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Towards a “Christ-Free” Church

In presenting the Vatican Conference held July 5-6 to mark the third anniversary of Laudato Si, the Dicastery for the Service of Integral Human Development announced that it has become “plastic-free” as a way of giving good example to everyone. But is this the witness that Christ has asked for?

Last week, from July 5-6, a large international conference was held at the Vatican which wanted to make a big deal about the third anniversary of the publication of the encyclical letter Laudato Si. The title of the conference was “Saving Our Common Home and the Future of Life on Earth.” The conference was organized by the new Dicastery for Promoting Integral Human Development, presided over by Cardinal Peter Kodwo Appiah Turkson, together with Caritas Internationalis and the Global Catholic Climate Movement. It was attended by politicians, scientists, economists, and representatives of non-government organizations, all of whom are obviously convinced or in some way promoters of ecologism and the battle against climate change.

I will not directly address the specific contents of conference, as this is a topic which we have already addressed many times and also quite recently. Rather, I think it is worth dwelling on a particularly curious detail which made the news during the press conference given at the Conference. Since “it is necessary to lead by giving good example” – as the heads of the Vatican Dicastery explained – and also because the Conference is dedicating ample time to discussing “good practices” – the Dicastery for Promoting Integral Human Development announced that it is the first Vatican department to be “plastic-free,” free from plastic.

Since plastic is the new “Enemy Number 1,” its use has been forbidden in all of the offices of the Dicastery: all employees and officials will now bring glass beverage containers from home, use only metal cutlery, and so forth. And since Catholics are by nature missionaries, the intention [of the Dicastery] is to extend this initiative to all of the Vatican offices. But that’s not all: because of their infinite desire for the good, the Secretary of the Dicastery has also announced the objective of becoming “carbon neutral,” or neutral from the point of view of carbon anhydride emissions which – according to the theory which sees human activity as the primary cause of climate change – are alleged to be the cause of global warming. So we will now have Monsignors and employees of the Dicastery committed to quantifying and thereby reducing and compensating for their carbon dioxide emissions. As tempting and as easy as it would be, I will avoid allowing myself to comment on how it might be possible to reduce the “emissions” of the Monsignors in order to go straight to the heart of the matter.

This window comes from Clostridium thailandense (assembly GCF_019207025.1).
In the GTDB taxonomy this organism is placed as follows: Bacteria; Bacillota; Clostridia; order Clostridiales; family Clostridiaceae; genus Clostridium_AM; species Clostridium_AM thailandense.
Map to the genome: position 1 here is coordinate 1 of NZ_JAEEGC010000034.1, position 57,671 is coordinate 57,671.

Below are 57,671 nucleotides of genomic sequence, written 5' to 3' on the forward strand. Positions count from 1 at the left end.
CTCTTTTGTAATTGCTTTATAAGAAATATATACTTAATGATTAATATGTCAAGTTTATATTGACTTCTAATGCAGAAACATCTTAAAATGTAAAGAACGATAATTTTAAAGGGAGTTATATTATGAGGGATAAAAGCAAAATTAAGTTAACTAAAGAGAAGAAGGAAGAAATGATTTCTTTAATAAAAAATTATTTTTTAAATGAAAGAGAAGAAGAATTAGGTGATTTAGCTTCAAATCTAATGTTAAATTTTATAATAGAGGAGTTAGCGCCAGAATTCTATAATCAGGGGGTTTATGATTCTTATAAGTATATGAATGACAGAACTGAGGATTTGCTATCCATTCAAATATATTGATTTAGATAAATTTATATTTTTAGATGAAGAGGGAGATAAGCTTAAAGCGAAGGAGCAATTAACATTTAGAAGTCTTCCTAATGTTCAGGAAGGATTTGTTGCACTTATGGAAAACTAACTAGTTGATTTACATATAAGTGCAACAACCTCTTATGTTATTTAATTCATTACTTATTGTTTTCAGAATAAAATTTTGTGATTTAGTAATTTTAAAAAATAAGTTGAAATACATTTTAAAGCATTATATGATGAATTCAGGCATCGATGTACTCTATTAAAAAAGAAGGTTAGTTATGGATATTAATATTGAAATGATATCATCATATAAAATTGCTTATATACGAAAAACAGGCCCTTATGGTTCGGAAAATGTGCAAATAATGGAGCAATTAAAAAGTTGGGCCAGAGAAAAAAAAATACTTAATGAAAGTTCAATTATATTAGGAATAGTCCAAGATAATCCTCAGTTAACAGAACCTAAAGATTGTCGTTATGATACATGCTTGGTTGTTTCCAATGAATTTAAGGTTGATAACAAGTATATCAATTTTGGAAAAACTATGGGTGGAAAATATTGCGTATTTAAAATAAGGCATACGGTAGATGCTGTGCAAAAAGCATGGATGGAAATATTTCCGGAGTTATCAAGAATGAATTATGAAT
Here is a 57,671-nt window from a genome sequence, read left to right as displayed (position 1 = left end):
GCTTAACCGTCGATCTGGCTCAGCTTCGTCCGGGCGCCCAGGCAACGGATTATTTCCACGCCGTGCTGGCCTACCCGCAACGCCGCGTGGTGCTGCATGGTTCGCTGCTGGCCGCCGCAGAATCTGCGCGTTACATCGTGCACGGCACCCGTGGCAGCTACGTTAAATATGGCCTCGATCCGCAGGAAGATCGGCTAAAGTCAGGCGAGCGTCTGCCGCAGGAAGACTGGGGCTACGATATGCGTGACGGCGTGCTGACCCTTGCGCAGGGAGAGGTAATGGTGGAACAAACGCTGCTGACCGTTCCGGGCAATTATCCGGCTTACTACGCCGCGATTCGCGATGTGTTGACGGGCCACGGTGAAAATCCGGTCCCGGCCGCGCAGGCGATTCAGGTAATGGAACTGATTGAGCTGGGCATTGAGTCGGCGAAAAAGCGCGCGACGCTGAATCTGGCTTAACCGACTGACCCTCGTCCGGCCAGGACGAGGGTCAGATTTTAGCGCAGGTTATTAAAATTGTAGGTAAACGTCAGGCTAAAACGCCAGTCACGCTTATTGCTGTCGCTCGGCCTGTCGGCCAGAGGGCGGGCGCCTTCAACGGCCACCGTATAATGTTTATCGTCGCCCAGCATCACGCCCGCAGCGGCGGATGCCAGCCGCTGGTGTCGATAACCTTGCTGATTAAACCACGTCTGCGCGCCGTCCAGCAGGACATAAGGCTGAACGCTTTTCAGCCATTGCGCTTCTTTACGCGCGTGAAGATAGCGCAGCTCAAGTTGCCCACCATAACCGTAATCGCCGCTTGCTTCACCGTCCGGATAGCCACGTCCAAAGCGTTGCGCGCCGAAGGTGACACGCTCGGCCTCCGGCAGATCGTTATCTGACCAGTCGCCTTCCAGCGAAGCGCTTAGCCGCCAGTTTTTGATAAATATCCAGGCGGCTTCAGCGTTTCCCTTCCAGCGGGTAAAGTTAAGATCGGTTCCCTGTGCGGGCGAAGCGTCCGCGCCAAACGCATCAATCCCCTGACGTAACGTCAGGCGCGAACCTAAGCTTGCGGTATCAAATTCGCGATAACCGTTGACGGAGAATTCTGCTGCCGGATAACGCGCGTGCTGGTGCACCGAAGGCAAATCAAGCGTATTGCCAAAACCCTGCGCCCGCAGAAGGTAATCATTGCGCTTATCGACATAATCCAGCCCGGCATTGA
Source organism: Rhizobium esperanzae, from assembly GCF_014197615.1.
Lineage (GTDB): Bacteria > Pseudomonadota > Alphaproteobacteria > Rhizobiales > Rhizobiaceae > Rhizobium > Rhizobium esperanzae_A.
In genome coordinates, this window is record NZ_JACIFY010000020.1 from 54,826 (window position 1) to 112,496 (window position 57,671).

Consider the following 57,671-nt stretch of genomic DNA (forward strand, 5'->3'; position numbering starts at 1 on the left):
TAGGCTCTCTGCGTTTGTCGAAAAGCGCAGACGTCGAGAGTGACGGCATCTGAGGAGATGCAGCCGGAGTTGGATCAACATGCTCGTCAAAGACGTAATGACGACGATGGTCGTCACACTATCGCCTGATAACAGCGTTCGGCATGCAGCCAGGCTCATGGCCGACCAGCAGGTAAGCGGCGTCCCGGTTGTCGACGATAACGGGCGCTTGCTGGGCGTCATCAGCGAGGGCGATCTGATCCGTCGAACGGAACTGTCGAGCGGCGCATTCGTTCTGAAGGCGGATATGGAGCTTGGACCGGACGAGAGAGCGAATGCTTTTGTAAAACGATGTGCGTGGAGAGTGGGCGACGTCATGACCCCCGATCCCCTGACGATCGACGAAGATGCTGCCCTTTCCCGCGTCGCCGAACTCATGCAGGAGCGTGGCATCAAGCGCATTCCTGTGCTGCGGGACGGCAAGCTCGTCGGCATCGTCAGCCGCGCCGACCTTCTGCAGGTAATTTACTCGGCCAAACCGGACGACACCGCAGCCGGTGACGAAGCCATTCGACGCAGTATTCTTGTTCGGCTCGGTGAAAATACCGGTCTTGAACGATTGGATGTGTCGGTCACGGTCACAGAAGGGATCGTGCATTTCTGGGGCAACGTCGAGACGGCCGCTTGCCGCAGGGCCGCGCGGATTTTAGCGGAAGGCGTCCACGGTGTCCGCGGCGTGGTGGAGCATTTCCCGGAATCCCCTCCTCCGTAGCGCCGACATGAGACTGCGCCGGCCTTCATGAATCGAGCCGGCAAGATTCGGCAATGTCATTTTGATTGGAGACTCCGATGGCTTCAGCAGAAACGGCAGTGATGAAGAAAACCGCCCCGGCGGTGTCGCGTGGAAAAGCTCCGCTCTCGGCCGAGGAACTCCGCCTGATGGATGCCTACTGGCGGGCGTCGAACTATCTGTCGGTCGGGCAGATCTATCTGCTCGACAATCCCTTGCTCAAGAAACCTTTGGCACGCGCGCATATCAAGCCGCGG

Let’s assume for a moment – and I do not concede that it is true – that the theory of human-driven climate change is correct. Does the Catholic Church really need to be initiating ecological campaigns? Is this the reason Christ instituted the Church? To free mankind from plastic? Is the mission of the Church to save the planet?

It is impossible not to feel some uneasiness at hearing authoritative cardinals and bishops speaking with the same language as the World Wildlife Fund or the agencies of the United Nations, moreover a language which is inspired by neo-pagan ideologies and Masonic globalist political projects. It is disheartening to hear the word “prophecy” used in regard to eliminating plastics, using solar panels, and separate waste collection bins. It is disturbing to see Christian witness reduced to “good practices” and “giving a good example.”

One has the impression that at certain levels, more than a “plastic-free” Church what is really desired is a “Christ-free” Church, in which Jesus is seen as an embarrassing hindrance to encountering people. Speaking from his own point of view – and therefore in a positive way – one of the officials of the World Wildlife Fund in his comments at the conference emphasized how in the title of “Laudato Si” – and thus also in the title of the conference – the choice was made to speak of “our common home” and not of “Creation,” which is a religious term: “The choice to not use religious terminology in the title is the first sign of a great opening to dialogue with all persons of good will.” Or, in other words: let’s avoid speaking of Creation, which has a hierarchical order; let’s avoid speaking of a Creator God who is the source of our responsibility towards Creation – this would be a divisive theme. Let’s speak instead about biodiversity, about saving animals and plants, and about banning plastics. This is how we will all understand each other.

But when we have reached this point, it is evident that we have already become “Christ-free.”

Translated by Giuseppe Pellegrino

A version of this article was originally published at La Nuova Bussola Quotidiana on July 5, 2018. It has been edited to reflect that the dates of the conference have already passed.

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